hold the door open for everyone

and we all emerge on the sales floor

and lose ourselves in the great common ground

of housewares on markdown.

So what’s inspiring you this summer? Have you ever taken an online course, or thought about doing so?


Follow-Up on My Boy/Man

I thought it was fitting after publishing yesterday’s post about my boy growing up, that when I arrived to pick him up at work in the afternoon he was all excited to show me what he’d accomplished.

I was a bit surprised when we walked right past the chicken coop he’d cleaned, the holes he’d dug for fence posts and the white picket fence he’d painted.  Instead, we went around the farm house to the trampoline in the field behind.

“I finally mastered my flip,” he told me with big, wide eyes.

I thought I should say something about work and the appropriateness of time and place, but instead I kept my mouth shut and watched as he demonstrated his “mastered” flip.

“He looked like he needed a break,” I heard from Tucker’s boss who’d walked up behind.

And I smiled, knowing that no matter how big Tuck gets, a part of him will always remain a little boy at heart.


You can click on the picture to watch the 40 second video. Note the fist pump at the end!

Observations on Little Ones

My sister’s kids came down from Vermont to stay with us for a few days. They’re nine and six, just as mine were only a few short years ago.  Yet somehow, as I’ve aged and adapted along with mine, I’ve forgotten all the sweet, little things about little ones.

Like how no matter how late they go to bed, they still wake so early (6am) and how those little bellies are so super hungry after a full night of sleep.

I’d forgotten how a few picture books, read in a fun, animated voice, can be the highlight of a day.

Or how there is no need for probing questions to get them talking.  That they talk freely, an unfiltered stream of all that they observe and see.

How if asked to do something, they actually do it. Right then and there.  What a concept.

How they smile for photos and come running when I find a cool bug or tadpole or inchworm.

How they actually put on sunscreen and how covering their little backs takes just a bit of lotion and a few swift swipes across those bony angel wings.

How an afternoon bowl of ice cream with raspberries is a special treat and how a soda with caffeine isn’t even a consideration.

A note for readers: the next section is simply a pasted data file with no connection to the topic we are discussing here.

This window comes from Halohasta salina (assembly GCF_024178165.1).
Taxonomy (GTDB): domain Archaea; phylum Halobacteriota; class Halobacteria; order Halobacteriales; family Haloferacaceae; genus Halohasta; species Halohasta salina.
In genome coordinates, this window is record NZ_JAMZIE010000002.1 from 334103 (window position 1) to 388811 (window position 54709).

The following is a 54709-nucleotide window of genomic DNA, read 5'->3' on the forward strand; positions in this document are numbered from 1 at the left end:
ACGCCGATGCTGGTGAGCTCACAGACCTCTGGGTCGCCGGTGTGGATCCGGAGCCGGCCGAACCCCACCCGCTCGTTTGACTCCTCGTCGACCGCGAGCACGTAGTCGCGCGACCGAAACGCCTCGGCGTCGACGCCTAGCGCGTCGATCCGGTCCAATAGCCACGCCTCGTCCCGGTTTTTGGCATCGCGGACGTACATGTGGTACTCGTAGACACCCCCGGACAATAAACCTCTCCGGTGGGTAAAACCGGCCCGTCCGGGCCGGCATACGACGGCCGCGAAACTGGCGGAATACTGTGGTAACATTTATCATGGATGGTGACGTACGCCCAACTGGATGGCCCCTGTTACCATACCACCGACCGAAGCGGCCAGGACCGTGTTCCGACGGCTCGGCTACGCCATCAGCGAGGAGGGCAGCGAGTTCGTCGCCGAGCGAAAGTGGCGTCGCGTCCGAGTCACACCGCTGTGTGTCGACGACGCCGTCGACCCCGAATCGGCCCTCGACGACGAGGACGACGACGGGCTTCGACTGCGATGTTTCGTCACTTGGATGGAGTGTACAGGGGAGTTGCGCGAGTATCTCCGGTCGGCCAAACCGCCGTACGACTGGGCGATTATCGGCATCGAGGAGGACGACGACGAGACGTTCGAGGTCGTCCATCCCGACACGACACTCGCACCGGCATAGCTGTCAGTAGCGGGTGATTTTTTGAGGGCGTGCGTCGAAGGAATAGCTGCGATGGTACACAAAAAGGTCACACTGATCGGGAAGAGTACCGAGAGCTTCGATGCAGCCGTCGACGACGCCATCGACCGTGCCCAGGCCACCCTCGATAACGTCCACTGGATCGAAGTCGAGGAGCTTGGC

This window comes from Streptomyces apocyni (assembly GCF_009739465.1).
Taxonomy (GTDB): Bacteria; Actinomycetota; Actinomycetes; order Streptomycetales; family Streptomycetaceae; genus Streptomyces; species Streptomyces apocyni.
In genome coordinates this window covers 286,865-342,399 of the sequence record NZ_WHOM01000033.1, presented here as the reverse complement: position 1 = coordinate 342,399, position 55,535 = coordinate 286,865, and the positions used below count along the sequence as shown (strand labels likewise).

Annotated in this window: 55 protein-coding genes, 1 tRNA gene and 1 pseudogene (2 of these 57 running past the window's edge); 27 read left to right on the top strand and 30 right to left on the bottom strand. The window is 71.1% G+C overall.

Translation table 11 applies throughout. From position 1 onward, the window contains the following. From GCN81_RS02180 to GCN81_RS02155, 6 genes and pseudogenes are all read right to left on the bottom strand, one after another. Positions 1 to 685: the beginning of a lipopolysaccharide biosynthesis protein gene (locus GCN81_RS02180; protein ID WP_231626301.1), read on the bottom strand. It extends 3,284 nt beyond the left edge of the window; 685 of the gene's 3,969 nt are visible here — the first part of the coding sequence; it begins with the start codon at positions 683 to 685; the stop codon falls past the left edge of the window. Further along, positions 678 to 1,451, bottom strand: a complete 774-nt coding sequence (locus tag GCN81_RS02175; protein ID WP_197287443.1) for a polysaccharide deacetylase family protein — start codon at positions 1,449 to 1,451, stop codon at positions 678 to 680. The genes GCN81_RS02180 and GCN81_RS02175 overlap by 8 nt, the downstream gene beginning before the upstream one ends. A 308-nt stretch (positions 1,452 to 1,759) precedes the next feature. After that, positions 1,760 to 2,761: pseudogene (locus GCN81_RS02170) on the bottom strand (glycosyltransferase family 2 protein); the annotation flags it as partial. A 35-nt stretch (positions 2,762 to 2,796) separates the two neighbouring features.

I’d also forgotten how they can’t reach glasses or bowls in the cupboard and how pouring their own lemonade usually means more on the floor than in the glass, and how they’re constantly watching and imitating the bigger ones; longing for their own bigger somedays.

But most of all, what I’d forgotten, is that for now, how they have no where else to be, but right by my side.

What about you? Are you still in the midst of raising little ones or have your littles grown big?

Before My Eyes


Yesterday he was one,

and then he was five,

soon eight, then ten, then twelve.

Today he’s fourteen, turning fifteen in a month.

 And all along, so much more little boy than man;

his talks of someday fanciful and improbable.


And then six months ago, 3 inches and 11 pounds overnight.

Suddenly the boy who subsisted on air was eating five meals a day.

And then another 3 inches and who knows how many more pounds.

We often stand back to back;

I still have a 1/2 an inch on him,

but not for long.

Each morning now I drive him to work at the local farm.

As I study him telling me about pigs and fencing, chicken coops, soil composition and cooking garlic scapes, I realize that before my eyes he’s gone from little boy to so much more man.


But I’m not sad like I thought I’d be.

Because really it didn’t happen overnight.

Just like he first learned to roll over and then sit up; crawl and then stand,

I learned right along with him then,

Just as I am learning right along with him now.